Which nation would that be? Most neutrals would limit rugby union's greatest test playing nation to the so-called Big Three powerhouse countries as per the current Nos 1 to 3 on the IRB Ranking table. But that table is hardly a true reflection of who should be at the summit. It really is just a gauge for general indication purposes. Some would reserve their judgement on that.
Stuart Barnes,a rugby union columnist for skysports,says this about 1987 worldcup:"The All Blacks conquered the entire rugby world,but the absence of South Africa,still in sporting exile[at the time],did diminish the competition and New Zealand's win [was not quite the real thing without South Africa in it]."
However Dean Ryan,another rugby pundit,says this about the All Blacks:"Their combination of pace, power and movement off the ball sets them head and shoulders above anyone else we've ever seen. If ever there were points for style then the All Blacks would get the full 10 points with no cracks to be seen...South Africa on the other hand goes about quietly in their show of strength.The Boks are the most powerful team in world rugby. Zero points to them for style in rugby,but 10 for their raw power. Their is beauty in their power,you just have to look harder sometimes to find it."
James Gemmel,Super XV pundit on Skysports,says:"In both Super Rugby and Tests Rugby, South Africa have some of the best packs in the world game, made up of some of the strongest leaders South Africa has ever produced. As we follow the progress of the South African opposition in Super Rugby, there's growing proof that the Springbok fightback is underway."
Apart from what these three columnists have said about the Bok's greatness what is a sure indicator why South Africa could arguably be the greatest test playing rugby nation of all time?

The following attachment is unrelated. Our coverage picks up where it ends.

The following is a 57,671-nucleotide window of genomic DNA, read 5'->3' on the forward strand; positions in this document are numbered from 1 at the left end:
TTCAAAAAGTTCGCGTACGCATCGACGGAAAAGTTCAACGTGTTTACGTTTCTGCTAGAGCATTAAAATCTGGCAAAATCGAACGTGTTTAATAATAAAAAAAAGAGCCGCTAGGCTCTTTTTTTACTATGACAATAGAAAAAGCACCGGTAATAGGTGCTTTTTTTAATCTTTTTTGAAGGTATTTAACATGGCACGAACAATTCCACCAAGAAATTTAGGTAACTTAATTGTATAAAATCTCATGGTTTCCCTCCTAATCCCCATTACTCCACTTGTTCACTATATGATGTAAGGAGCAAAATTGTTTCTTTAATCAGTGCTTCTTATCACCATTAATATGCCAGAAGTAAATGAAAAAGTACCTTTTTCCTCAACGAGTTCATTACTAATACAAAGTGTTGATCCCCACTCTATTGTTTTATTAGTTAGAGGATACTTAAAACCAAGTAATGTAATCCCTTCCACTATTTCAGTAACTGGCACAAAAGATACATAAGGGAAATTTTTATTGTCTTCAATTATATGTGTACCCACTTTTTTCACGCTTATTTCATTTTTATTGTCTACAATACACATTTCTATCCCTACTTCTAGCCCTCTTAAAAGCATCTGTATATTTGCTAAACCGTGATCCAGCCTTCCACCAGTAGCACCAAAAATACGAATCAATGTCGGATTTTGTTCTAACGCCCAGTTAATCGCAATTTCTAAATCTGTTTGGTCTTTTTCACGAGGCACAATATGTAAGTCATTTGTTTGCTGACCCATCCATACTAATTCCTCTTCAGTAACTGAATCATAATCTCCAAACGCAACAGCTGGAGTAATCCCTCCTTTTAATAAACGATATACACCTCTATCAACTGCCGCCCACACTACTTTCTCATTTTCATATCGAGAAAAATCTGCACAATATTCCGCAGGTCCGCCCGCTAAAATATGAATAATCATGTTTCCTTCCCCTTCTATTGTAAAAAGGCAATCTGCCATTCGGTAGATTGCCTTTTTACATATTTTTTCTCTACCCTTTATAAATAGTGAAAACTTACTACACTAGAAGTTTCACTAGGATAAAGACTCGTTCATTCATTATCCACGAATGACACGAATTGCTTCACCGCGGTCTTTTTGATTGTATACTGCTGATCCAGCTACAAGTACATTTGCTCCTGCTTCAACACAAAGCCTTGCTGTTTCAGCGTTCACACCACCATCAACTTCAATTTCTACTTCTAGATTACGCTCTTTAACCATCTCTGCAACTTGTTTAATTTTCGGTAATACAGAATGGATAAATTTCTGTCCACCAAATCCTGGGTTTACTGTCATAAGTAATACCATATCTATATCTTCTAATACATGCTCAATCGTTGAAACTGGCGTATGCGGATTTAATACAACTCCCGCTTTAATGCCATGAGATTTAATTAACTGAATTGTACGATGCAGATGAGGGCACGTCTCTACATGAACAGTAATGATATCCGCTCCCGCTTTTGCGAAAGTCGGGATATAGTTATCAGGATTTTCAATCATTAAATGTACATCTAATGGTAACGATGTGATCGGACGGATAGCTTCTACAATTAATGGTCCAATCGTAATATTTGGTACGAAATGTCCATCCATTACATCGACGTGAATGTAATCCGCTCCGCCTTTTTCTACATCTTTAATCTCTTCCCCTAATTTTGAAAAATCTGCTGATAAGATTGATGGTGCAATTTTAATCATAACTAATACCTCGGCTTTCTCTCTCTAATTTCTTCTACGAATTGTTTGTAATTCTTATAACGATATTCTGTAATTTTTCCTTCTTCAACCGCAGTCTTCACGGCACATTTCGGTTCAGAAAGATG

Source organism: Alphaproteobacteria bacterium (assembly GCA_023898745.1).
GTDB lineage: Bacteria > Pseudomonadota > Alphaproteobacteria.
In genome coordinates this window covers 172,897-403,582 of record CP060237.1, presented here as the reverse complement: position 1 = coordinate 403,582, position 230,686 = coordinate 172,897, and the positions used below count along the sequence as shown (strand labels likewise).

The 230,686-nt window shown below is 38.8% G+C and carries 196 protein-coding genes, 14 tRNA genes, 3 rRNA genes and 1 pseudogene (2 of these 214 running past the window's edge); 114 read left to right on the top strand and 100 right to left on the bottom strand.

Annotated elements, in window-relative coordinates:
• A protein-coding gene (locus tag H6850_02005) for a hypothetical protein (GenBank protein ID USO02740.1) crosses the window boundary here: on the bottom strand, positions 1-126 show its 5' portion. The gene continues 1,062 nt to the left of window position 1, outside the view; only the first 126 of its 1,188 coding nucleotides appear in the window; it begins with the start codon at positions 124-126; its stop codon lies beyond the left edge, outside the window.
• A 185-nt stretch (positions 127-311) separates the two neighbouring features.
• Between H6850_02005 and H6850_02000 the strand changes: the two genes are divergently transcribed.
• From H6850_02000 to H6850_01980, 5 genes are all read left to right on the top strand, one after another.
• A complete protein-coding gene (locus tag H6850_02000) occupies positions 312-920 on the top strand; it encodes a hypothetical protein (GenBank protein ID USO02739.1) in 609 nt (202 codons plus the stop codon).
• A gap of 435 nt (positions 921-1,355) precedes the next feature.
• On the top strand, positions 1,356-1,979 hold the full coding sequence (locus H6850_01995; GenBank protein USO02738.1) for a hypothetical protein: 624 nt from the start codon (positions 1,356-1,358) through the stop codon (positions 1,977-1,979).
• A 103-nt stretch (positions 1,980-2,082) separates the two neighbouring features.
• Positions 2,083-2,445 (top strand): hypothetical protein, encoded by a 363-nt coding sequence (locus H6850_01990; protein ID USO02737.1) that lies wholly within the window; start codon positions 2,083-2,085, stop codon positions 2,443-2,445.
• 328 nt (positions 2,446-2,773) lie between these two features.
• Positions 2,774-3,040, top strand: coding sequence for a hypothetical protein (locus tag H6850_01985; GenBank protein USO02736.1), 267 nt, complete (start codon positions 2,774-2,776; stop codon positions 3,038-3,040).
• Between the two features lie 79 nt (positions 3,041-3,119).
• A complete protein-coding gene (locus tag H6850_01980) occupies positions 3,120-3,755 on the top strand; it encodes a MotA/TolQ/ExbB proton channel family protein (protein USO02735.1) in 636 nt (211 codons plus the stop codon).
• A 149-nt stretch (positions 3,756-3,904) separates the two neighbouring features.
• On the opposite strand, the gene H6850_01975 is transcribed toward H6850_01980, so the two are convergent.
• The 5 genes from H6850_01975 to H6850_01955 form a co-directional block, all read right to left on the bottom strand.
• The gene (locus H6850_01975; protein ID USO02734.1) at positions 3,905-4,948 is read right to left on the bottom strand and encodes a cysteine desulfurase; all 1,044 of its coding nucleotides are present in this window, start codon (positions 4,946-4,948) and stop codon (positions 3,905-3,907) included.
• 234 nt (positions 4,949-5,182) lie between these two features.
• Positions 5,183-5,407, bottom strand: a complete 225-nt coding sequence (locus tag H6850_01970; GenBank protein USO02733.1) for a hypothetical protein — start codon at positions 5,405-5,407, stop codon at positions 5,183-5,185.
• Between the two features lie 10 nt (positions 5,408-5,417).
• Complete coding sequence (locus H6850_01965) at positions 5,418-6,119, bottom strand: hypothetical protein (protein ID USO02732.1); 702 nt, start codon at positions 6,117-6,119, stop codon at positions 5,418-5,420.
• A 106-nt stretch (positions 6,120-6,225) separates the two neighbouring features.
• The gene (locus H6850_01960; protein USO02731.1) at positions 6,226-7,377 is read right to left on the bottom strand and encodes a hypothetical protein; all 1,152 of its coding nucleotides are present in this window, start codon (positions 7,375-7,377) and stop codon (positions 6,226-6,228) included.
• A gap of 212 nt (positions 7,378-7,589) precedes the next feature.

Huh Richards wrote in ESPN scrum.com:"The most spectacular results in the history of international rugby union involve South Africa. Matches involving the Springboks have gone into the game's folklore,forever associated apocryphally perhaps with the words 'we were lucky to get nil'. The Springbok's enduring power had been recognized by many fair-minded All Black supporters as some of the most exceptional play on display by the Boks.
Here are just two such games that happened one after the other:
1.The 1949 test series South Africa whitewashed New Zealand 4-0. Such was the effect on the All Blacks that the New Zealand Ministry of Culture and Heritage said on its website " that defeat plunge New Zealand into a state of despair...Most New Zealand rugby players viewed playing the Springboks as the pinnacle of their career...Since rugby went professional in 1995, countries like Australia, England and France have challenged New Zealand and South Africa’s claims to be the only two powerhouses of world rugby. Even so, there are few games ever bigger than the All Blacks versus the Springboks."